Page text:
Pulling Back The Curtain Version 1.6

An exciting new release for Windows, and the first Mac version.

Version 1.6 allows you to do daily comparisons between two years, like the one below – which shows how incredibly hot the summer of 1936 was.Screenshot 2016-03-26 at 07.50.52 PM

If you select two years to plot, you get a graph like this, which shows the record hot months of March 1907 and 1910.

ASHLAND_KS_DailyMaximumTemperatureF_Mar_Mar_1907_1910

If you select only one year, you get the average, minimum and maximum for the time period graphed..

ASHLAND_KS_DailyMaximumTemperatureF_Mar_Mar_1907

This plot shows how Wisconsin summer temperatures peaked in 1901, and bottomed out in 2009.

PRAIRIEDUCHIEN_WI_AverageMaximumTemperature_Jul_Aug_1895_2015

Mac download :

downloadMac

Windows download the zip file by clicking here.

2016-02-16-04-38-44

Or alternatively replace these two files in your current directory:

PullingBackTheCurtain.exe          us_stations.txt

As always, the software is completely free and contains nothing nefarious. Some people get warnings from their virus protection extortion software.

About stevengoddard

Just having fun
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15 Responses to Pulling Back The Curtain Version 1.6

  1. Doesn’t seem to work with Mac gear…

  2. gregole says:

    Thanks Steven! Amazing work you have done here. Really appreciated. Time to hit the tip jar!

  3. John says:

    You need a link at the top or on the right of your website with the Pulling back the curtain software!

  4. Andy DC says:

    That is great stuff! I used to have to go to the NWS Library and hand search the temperature data state by state, year by year in musty old volumes. Was just doing it for fun, no one was paying me to do so.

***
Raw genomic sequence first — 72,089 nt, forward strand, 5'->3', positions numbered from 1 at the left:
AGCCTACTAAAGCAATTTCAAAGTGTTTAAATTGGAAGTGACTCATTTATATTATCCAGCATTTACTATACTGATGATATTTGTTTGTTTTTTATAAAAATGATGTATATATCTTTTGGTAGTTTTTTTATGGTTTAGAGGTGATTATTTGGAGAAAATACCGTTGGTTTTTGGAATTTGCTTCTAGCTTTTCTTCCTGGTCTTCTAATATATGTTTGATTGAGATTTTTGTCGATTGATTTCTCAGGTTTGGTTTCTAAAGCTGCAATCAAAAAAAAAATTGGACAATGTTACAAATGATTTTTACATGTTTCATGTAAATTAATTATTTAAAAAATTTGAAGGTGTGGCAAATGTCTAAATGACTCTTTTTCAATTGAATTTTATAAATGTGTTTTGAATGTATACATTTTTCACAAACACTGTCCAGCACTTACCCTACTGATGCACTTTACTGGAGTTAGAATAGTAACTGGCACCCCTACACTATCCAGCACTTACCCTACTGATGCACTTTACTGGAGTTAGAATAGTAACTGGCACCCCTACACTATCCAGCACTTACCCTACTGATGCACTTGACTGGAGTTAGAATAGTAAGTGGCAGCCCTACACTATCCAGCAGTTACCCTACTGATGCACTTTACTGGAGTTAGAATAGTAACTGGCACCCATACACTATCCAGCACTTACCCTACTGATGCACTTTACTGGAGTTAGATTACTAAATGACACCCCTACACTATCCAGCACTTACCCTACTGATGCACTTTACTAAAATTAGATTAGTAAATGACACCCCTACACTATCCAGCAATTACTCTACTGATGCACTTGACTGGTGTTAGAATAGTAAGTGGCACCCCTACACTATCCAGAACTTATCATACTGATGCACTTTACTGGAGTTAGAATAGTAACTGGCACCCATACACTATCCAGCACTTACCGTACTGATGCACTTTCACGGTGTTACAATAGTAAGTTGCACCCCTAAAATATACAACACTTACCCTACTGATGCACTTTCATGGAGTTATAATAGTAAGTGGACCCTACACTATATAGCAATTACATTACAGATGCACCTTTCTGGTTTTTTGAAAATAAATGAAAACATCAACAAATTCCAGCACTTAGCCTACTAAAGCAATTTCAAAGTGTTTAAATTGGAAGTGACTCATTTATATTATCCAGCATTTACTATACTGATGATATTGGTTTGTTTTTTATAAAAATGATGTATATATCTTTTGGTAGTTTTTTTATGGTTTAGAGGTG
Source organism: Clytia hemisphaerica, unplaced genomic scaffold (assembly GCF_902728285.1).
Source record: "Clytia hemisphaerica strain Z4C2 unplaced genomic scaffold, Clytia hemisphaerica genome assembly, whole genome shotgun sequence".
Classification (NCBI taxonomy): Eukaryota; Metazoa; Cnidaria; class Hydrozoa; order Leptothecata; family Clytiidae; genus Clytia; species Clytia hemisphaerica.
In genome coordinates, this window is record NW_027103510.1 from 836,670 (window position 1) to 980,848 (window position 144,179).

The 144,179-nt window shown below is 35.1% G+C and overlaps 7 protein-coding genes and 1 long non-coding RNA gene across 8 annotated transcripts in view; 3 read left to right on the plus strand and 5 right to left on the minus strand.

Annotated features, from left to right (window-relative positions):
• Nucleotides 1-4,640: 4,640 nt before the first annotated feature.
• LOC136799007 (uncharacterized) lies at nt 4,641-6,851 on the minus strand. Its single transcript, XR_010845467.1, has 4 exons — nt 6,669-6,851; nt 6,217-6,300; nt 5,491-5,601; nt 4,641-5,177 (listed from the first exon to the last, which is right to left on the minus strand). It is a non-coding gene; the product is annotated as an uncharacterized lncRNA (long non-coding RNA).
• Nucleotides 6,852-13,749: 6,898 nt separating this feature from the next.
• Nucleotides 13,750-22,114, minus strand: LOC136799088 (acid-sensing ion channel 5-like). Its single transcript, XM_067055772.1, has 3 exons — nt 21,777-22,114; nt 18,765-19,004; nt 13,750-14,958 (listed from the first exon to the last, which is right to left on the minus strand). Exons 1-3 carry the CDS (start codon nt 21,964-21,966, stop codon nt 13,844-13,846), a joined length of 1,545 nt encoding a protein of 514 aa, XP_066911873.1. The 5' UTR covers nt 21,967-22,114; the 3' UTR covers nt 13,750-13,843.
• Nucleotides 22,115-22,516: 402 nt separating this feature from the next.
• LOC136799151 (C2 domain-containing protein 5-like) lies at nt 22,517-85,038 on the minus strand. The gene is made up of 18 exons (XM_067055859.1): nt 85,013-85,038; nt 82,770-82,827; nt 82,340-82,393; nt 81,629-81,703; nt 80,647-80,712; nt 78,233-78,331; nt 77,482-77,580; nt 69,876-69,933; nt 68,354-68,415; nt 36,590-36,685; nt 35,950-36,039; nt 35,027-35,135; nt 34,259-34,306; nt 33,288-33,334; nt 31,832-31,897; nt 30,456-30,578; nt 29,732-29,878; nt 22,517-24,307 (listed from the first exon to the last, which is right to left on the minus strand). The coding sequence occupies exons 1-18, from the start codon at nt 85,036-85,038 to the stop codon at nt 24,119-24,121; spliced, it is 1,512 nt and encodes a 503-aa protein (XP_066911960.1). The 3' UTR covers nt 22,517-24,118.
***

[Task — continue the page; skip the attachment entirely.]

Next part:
But even using that crude, low tech method of getting data, I was floored by the 1930’s and all the 110+ degree days in places that now seldom reach 100. Saginaw, MI was a prime example, got up to 111 degrees and averaged 106 for an entire week during July 1936, when now a 95 degree day is infrequent.

  5. markstoval says:

    I have not had time yet to use the downloaded software, but I do have a question. Does the data come un-“adjusted”?

  6. omanuel says:

    Thanks, Steven aka Tony, for your efforts to “pull back the curtain.” Fifty-five years ago, in Jan 1961, President Eisenhower warned us what we will find:

    The research funds Eisenhower set aside to protect this nation from Soviet domination being used by an elitist group of scientists to take control of US policy:

    The AGW scam shows the National Academy of Sciences using annual review of budgets of federal research agencies to direct US funds to support UN’s Agenda 21 for control of the world.

    Ted Cruz and Donald Trump should stop fighting and join forces to:

    1. End NAS and UN control of US policy,
    2. Restore integrity to public science, and
    3. Constitutional limits on US government.

  7. Andy Oz says:

    Congrats Tony.
    Awesome work.

  8. Great work, Tony, but many Boulderites including NCAR scientists would strongly disagree with “the software contains nothing nefarious”.

    How could it not be nefarious if it contains data contradicting Progressive social efforts?

  9. Hifast says:

    Thank you, sir. Mac version is AOK!

  10. rachase says:

    Any plans to make the “corrected” data also available so that we can run comparisons? In any event, many thanks for your work to provide THIS !!

  11. Sparks says:

    Agreed, Awesome work Tony!! I haven’t had any issues at all with the program, I’ve found the software very handy and interesting, I will get around to setting you up with a few drinks after the holidays.
    I’ve just one question, when the data is downloaded can it be used in a spread sheet? When I notice some spikes and blips and want to look into them further out of interest and compare them with other data for example lunar/tidal, is that possible?
    Just a suggestion, it would be great to have a ‘save data’ option.

    Thanks again, great work🙂

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